An ATF agent poses with homemade semiautomatic rifles. (Jae C. Hong/Associated Press)

Here we go again. Another shooting rampage. Another from-out-of-nowhere attack on the public. Another tale of carnage, bloodshed and indiscriminate killing.

This time it's a rural community in California. Last week it was a Baptist church in Texas. Before that, a country music concert in Las Vegas.

Three different states, same toxic ingredients — a crazed man and a gun.

And the reaction, sad to say, is also the same: “It could have been worse.” So let’s give thanks to:

●The quick-thinking officials at an elementary school in Northern California who, hearing gunfire, locked down the premises, preventing gunman Kevin J. Neal from getting inside the building. Neal killed five people, but none at the school.

● The heroic neighbor who grabbed his rifle, fired back and wounded the Texas shooter, Devin Patrick Kelley, who killed 26 people, including an unborn child.

● The security guard at the Mandalay Bay Resort and Casino who first reported shots and warned two people in the hotel of the danger inside the suite from which bullets fired by Stephen Paddock rained down on concertgoers, killing 58 and wounding more than 500.

● And the first responders: the California law-enforcement officers who tracked and fatally shot Neal on Tuesday; the Texas police who pursued and found Kelley dead in his car; the cops in Las Vegas who descended on Paddock’s hotel suite.

Now let’s return to our customary hand-wringing.

Oh dear, oh dear, we ask the skies above: How can we make all this bad stuff go away?

What, pray tell, can we do about these assailants who leave bloody trails in their wake? Do we, as President Trump, chalk up the murders to a "mental health problem" — that is, if the shooter isn't someone of a darker hue named Mohammed?

Motives, state of mind, family conditions? We plumb those questions, world without end.

But we dance around the one feature shared by these tragedies: guns.

Sure, we notice the destructive force of a gun when the deaths occur. Mass shootings have a way of concentrating the mind.

Spread out the bodies over a period of days and weeks, however, and the horror of guns almost goes unnoticed.

We reached 100 mostly gun-related homicides the other day in our nation's capital. That's more deaths than those that occurred in the California, Texas and Nevada shootings combined.

The District’s homicide toll is down 14 percent from the same time last year. Nothing to cheer about; plenty to mourn. A blasé city, however, did neither.


On my desk is an Oct. 26 D.C. police department news release about the arrests of Messan Djlbom, 20, of Silver Spring, Jason White, 31, of Northwest Washington, and Lonnell Hart, 44, no fixed address. The three were charged in connection with six armed robberies of establishments on Wisconsin, Georgia and Pennsylvania avenues NW since August. Two handguns were recovered.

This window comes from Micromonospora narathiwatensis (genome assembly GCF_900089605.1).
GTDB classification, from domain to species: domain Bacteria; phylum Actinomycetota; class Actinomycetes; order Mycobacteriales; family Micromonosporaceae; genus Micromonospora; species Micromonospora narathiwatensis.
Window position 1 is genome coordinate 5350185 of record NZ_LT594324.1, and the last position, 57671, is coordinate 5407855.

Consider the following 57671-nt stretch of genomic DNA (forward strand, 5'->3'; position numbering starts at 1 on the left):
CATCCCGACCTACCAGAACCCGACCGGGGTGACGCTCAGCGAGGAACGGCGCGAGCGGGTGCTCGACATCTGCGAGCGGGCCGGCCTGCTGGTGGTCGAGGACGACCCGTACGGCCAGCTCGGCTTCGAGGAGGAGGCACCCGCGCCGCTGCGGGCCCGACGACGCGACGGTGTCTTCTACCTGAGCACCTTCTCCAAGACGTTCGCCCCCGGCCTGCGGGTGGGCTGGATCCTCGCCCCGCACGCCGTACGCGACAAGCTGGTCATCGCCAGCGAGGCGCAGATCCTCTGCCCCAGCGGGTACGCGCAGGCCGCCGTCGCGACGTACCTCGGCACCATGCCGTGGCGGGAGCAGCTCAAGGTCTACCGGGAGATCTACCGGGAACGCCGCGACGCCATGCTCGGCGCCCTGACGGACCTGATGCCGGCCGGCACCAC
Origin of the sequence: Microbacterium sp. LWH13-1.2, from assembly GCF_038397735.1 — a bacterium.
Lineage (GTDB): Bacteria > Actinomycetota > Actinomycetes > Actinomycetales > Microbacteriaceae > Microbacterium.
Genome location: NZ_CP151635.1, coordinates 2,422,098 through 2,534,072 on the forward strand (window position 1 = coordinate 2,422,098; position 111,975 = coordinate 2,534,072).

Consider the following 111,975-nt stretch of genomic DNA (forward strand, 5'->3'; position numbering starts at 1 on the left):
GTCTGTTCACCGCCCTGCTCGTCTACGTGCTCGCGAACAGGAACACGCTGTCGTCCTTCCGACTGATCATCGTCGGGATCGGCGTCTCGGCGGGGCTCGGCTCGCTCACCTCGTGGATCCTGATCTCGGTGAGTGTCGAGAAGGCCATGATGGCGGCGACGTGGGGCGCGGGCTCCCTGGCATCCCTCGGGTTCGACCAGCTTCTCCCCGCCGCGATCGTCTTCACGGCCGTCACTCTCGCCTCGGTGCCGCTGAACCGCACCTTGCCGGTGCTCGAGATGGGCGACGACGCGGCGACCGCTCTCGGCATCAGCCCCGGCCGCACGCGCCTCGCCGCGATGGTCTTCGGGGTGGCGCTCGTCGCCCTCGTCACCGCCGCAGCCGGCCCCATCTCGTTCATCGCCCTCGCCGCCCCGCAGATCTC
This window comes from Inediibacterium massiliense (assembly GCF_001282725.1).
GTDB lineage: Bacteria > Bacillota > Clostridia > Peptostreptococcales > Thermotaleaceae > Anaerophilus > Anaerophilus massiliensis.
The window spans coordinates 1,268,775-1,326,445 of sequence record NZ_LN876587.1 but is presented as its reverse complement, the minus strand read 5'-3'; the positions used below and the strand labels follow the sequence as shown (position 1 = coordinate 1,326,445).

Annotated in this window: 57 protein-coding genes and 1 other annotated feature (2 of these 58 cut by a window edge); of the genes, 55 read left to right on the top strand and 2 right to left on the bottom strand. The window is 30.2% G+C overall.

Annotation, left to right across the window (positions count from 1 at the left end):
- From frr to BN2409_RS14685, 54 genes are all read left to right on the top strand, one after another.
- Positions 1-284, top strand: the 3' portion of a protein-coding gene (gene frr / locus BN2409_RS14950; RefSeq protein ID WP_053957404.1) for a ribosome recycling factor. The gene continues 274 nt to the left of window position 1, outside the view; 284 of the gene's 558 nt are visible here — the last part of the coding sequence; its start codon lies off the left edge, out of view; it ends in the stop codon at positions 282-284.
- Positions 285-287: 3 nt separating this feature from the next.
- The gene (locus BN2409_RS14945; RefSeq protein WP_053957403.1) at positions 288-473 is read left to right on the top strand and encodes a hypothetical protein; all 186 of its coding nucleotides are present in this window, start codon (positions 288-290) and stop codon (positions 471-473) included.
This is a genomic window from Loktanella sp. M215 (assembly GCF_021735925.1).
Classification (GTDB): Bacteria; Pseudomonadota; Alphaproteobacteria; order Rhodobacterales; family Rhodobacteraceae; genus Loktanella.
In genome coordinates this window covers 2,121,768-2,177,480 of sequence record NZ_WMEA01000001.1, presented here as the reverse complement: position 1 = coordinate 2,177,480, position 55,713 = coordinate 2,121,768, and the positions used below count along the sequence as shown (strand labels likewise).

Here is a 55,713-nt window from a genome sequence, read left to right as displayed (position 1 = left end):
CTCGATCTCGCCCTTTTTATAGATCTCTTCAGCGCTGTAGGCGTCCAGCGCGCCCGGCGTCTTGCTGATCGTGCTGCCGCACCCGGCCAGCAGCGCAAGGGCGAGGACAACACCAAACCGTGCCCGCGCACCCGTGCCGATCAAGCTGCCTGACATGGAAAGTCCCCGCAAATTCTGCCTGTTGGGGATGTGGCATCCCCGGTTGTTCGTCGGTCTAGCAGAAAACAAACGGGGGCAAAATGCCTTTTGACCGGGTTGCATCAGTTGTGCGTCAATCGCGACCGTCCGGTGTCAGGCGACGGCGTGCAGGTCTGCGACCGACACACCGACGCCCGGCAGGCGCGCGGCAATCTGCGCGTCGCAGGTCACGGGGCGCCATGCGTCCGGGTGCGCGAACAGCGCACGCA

From Monday, Oct. 30, through Monday, Nov. 6, D.C. detectives and officers recovered 38 firearms, ranging from handguns to shotguns.

That hardly exhausted the supply.

From Nov. 6 to 13, D.C. authorities recovered an additional 24 firearms, and in all of the city’s four quadrants.

But it’s not just the District of Columbia.

America is flooded with firearms. One estimate by the Congressional Research Service puts the figure at more than 300 million.

Here's an America First: We have more guns per capita than any other nation in the world. Yay. Take a bow.

Every day, 46 children and teens in our country are shot in murders, assaults, suicides and suicide attempts, unintentional shootings, and police intervention, according to the Brady Campaign to Prevent Gun Violence. But you probably heard all that.

You also may have heard that guns are used to save lives; that women use guns to stave off sexual abuse; that criminals don’t want to mess with an armed victim.

Well and good.

But Devin Kelley and Kevin Neal shouldn’t have gotten their hands on one. There was no good reason for Stephen Paddock to be toting enough firepower to take on Boko Haram. And young men in our communities shouldn’t be allowed to rob, shoot or terrorize their neighbors at gunpoint.

But we know all that, too.

We come up short when it comes to doing something about it. The to-do list is there. What’s lacking is the will on Capitol Hill.

The mentally ill shouldn't be allowed to buy guns. Private sales of guns and buying them at gun shows must be subject to background checks. We don't need assault-style weapons and high-capacity magazines. There should be a firm waiting period before guns can be bought legally. And, yes, we ought to have a federal database to track gun sales.

Until action is taken, gird yourselves for more rampages, and solemn utterances of “our thoughts and prayers are with” — pick a name.

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